The past 2 years, I have spoken at the ResearchED annual conference. I have been struck by the quality of debate at these conferences and the drive from teachers to interrogate and discuss evidence. These conferences – which now take place across the globe, including here in Australia – demonstrate that education research can no longer be dislocated from classroom practice, as it has been too often in the past. Instead, teachers are demanding practical research that is relevant to their teaching practice.
And bloggers from Australia play an important part in the online debate. Greg Ashman, who is here tonight, is a prolific writer, as well as a researcher and classroom teacher. His blogs dissect constructivist and so-called ‘child-centred’ teaching approaches with robust research and he advocates powerfully for evidence-led practice in schools. His blog site, ‘Filling the pail’, is a must-read for anyone following the education debate.
In England, this debate has coincided with dramatic improvements across the country. There are 1.8 million more children being taught in good or outstanding schools than in August 2010, with that number rising by 38,000 in just 4 months, but nearly 1 million children are still taught in schools which are less than good. Disproportionately, these children are from disadvantaged backgrounds.
The Secretary of State has described social mobility as our defining challenge – by levelling up opportunity and making sure that all pupils get every chance to go as far as their talents will take them.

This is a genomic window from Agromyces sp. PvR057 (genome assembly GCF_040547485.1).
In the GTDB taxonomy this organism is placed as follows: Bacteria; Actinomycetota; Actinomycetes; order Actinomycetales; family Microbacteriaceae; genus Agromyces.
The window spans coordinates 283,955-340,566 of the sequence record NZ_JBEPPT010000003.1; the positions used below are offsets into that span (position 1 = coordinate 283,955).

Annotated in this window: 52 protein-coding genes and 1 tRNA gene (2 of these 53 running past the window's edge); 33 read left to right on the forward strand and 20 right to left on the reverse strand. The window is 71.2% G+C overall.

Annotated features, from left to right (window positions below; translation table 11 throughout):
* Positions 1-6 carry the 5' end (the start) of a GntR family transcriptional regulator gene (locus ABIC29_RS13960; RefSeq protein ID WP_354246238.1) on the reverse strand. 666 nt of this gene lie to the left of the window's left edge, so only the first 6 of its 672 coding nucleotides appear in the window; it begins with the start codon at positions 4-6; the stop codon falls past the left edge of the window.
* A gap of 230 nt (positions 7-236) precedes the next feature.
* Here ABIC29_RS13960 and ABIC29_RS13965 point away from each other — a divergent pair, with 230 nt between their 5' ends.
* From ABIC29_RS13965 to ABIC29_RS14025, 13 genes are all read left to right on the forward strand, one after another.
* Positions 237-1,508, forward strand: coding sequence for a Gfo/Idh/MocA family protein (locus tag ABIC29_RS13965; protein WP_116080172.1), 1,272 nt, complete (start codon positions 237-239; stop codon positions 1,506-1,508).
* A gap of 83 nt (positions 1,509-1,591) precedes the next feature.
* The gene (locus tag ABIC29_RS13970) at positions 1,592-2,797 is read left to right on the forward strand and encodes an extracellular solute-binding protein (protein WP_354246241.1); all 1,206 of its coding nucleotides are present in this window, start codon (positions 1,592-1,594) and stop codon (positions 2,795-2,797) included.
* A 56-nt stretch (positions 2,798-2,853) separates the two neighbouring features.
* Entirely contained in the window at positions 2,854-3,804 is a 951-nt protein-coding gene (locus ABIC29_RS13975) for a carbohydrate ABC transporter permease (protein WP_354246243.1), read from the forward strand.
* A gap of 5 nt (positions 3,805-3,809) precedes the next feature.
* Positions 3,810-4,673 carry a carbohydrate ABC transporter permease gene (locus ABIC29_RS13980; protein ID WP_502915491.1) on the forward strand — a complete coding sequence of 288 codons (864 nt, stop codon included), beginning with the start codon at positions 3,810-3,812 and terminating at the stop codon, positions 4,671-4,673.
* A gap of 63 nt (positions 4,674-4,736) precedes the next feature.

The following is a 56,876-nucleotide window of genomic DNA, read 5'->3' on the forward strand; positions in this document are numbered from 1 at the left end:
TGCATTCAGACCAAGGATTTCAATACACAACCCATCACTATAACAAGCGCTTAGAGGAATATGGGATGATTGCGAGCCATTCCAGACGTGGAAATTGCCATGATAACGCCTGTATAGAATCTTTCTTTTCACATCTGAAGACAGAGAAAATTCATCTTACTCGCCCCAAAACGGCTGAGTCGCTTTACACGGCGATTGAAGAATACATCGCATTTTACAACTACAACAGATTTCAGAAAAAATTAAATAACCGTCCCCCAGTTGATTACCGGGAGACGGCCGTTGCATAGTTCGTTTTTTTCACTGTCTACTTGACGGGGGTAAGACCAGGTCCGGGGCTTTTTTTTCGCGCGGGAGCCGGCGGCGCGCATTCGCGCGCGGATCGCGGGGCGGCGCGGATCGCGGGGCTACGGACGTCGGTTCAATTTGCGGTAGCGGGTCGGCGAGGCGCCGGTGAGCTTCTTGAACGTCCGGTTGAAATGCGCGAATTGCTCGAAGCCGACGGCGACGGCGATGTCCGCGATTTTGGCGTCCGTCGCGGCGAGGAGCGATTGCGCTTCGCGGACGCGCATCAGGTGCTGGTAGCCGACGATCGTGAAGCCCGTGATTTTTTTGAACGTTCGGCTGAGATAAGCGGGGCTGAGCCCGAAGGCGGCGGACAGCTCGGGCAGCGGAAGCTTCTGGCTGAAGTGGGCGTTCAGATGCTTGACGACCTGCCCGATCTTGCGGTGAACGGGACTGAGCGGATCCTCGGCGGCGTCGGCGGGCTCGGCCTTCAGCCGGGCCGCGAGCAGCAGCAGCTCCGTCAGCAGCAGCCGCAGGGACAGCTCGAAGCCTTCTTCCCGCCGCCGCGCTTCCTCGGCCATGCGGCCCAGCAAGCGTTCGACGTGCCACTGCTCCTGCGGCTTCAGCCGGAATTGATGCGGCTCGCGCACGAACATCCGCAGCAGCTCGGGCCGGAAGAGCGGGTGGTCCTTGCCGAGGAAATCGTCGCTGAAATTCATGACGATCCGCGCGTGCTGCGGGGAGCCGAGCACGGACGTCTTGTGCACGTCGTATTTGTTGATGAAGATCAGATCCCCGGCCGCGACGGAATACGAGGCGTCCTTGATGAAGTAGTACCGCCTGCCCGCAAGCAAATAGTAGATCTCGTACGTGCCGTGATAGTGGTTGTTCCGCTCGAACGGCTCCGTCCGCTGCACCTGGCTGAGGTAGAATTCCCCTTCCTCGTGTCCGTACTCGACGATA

To support this aim, the Secretary of State recently announced 12 ‘opportunity areas’. The government will invest up to £72 million to support local education providers and communities to drive up social mobility and provide greater opportunities for pupils living in these areas. We will further develop an evidence base for what works to tackle the root causes of educational inequality and we will spread excellence to all parts of the country, to the benefit of all pupils.
The reforms that the government has enacted since 2010 demonstrate what it is possible to achieve when you provide teachers and head teachers with the autonomy, within the right framework of incentives, to drive improvement. By setting teachers free to innovate, spreading what works in these innovative schools and cultivating a culture in the profession that is prepared to challenge and engage with research, education will flourish.